Guns: one year after Sandy Hook

images-3How quickly a year passes.

One year ago,  Americans were jolted by yet another episode of gun-crazed carnage, at yet another school, this one in Newtown, Conn. Across the nation, grieving onlookers vowed that this would be the time that the United States passed comprehensive gun control laws. But as In These Times reports, “since then, another 194 children have been killed by guns, according to a study by Mother Jones—ten times more than were killed at Sandy Hook Elementary. In September the Washington Navy Yard massacre resulted in another dozen murders, and just today, as if on cue, another horrific school murder by a shotgun-wielding youngster occurred in Centennial, Colo.

“Despite the frightening frequency of such episodes in our gun-weary nation, the outcry has not led to any successful legislative action at the federal level. While President Barack Obama has issued a well-meaning but ineffective call for a “common sense” balance between gun control and gun rights, federal legislation is going nowhere in a highly partisan, paralyzed, do-nothing Congress. In April, a majority of 54 senators voted in favor of a bill to broaden background checks to all online and gun show sales, but in the filibuster-gone-wild Senate, where 60 out of 100 votes are needed to end discussion and allow a vote, that wasn’t enough.

“At the state level though, there have been a few signs of legislative spark. In, Colorado, after being traumatized by previous mass shootings, most famously at a school in Columbine and a movie theater in Aurora, Democrats in Colorado passed some of the nation’s toughest gun control legislation this year. Shortly afterward, though, gun rights supporters responded by recalling the two state senators who had championed the bills.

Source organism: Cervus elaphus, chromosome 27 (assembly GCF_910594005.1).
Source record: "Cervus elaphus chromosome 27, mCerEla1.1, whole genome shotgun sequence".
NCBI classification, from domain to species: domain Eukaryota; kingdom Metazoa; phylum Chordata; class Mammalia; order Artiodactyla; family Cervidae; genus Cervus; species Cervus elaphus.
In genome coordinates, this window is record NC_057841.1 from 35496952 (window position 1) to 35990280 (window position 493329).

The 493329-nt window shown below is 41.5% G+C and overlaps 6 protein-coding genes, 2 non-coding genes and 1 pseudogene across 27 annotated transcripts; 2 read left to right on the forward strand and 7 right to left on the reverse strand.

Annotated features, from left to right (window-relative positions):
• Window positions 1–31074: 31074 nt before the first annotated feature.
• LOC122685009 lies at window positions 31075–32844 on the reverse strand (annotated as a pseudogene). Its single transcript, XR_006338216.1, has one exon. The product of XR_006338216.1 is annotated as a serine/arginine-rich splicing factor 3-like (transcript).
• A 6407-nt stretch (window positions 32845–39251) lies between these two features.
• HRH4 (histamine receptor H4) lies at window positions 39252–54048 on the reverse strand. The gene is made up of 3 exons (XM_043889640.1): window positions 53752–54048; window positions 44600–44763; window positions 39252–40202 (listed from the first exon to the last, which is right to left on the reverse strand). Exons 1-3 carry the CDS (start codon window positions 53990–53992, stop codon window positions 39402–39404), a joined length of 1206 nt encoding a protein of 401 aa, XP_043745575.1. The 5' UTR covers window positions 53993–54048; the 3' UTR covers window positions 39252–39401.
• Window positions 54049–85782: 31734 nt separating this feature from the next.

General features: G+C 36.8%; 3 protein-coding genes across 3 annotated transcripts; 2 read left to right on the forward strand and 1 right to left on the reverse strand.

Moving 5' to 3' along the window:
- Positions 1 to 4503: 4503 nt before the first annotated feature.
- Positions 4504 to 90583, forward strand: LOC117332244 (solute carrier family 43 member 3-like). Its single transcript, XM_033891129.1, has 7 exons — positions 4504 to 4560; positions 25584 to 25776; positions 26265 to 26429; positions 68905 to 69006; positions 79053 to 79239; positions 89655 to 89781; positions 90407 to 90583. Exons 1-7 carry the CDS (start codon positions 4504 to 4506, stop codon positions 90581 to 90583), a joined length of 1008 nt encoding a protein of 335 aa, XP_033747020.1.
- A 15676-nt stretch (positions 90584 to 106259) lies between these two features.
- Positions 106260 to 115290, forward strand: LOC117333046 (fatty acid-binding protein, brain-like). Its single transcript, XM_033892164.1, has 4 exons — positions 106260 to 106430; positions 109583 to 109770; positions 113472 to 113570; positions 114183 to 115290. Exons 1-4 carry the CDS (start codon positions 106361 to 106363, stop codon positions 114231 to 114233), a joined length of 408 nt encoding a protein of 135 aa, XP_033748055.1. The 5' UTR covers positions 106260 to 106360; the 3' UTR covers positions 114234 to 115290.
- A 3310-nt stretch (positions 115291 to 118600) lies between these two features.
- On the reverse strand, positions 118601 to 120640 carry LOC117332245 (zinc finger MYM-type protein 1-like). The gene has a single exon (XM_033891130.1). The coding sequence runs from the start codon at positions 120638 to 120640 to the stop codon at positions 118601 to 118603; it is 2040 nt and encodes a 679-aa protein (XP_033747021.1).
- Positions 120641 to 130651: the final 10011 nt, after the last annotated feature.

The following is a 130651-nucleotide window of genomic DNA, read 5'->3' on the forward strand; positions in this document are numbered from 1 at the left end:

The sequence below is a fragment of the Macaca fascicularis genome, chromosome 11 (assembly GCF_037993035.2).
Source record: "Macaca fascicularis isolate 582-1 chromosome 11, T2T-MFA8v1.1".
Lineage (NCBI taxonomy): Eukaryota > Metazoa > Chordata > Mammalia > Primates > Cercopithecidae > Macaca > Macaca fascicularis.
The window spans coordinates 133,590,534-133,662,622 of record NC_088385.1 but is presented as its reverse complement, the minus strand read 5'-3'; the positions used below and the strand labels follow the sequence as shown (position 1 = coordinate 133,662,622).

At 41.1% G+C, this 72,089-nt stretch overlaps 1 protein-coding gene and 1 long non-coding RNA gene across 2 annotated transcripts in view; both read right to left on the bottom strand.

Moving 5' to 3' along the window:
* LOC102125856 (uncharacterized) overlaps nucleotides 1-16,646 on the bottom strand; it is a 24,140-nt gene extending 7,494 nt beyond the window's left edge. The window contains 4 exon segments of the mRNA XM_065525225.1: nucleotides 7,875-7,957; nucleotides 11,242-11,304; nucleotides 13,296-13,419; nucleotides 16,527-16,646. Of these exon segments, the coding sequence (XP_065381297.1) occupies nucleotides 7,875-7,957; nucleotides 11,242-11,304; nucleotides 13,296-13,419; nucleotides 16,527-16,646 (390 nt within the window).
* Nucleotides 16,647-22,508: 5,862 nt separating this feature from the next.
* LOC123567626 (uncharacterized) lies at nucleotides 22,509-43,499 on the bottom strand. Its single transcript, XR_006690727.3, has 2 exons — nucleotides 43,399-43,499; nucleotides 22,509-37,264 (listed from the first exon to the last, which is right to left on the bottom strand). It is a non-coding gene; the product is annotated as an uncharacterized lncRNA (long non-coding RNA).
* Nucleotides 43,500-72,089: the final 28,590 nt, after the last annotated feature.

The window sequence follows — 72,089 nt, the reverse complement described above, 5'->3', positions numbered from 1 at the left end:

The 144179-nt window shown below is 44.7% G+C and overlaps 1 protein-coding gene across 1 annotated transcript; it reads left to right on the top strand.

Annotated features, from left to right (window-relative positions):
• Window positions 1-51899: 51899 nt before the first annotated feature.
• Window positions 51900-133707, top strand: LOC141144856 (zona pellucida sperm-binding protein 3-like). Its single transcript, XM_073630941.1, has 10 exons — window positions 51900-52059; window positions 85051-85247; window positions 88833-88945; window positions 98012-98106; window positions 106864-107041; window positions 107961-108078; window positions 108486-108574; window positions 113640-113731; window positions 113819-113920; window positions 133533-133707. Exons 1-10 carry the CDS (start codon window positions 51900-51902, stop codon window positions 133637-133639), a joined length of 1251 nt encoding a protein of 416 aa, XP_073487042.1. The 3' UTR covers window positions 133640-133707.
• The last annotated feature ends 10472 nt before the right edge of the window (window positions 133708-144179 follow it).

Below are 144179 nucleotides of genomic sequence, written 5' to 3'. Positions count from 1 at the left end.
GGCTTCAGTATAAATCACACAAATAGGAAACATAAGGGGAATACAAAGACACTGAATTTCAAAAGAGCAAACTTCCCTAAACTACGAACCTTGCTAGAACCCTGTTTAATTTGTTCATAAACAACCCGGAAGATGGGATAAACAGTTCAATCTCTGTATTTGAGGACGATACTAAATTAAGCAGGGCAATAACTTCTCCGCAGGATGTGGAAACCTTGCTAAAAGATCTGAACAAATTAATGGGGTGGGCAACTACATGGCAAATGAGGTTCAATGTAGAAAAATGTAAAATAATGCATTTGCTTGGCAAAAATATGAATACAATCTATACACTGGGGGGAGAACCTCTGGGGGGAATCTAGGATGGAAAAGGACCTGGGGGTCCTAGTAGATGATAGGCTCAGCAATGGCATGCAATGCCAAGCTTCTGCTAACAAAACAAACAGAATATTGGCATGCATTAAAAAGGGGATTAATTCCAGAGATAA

“Besides Colorado, other Democratic-controlled states have taken action, including Maryland and Connecticut, which also enacted assault rifle bans. Those three states were joined by New York and Delaware in putting in place background checks for any gun purchase, including those bought on the Internet and at gun shows.

“Conventional wisdom has it that in a purple state such as Virginia, support for gun-safety legislation is best played down. Yet in Virginia’s attorney general race, support for gun control may have helped a Democrat win. The Republican candidate, state Sen. Mark Obenshain, opposed comprehensive background checks and closing the gun-show loophole, and had even voted to allow people to carry concealed guns while drinking in bars. Kevin O’Holleran, campaign manager for the winning Democratic candidate, Mark Herring, said, post-victory, “Obenshain’s position against gun-safety legislation was standard GOP fare—but it reflected a state and a voter mindset that no longer exist. Almost all Virginians support sensible gun-safety legislation.”


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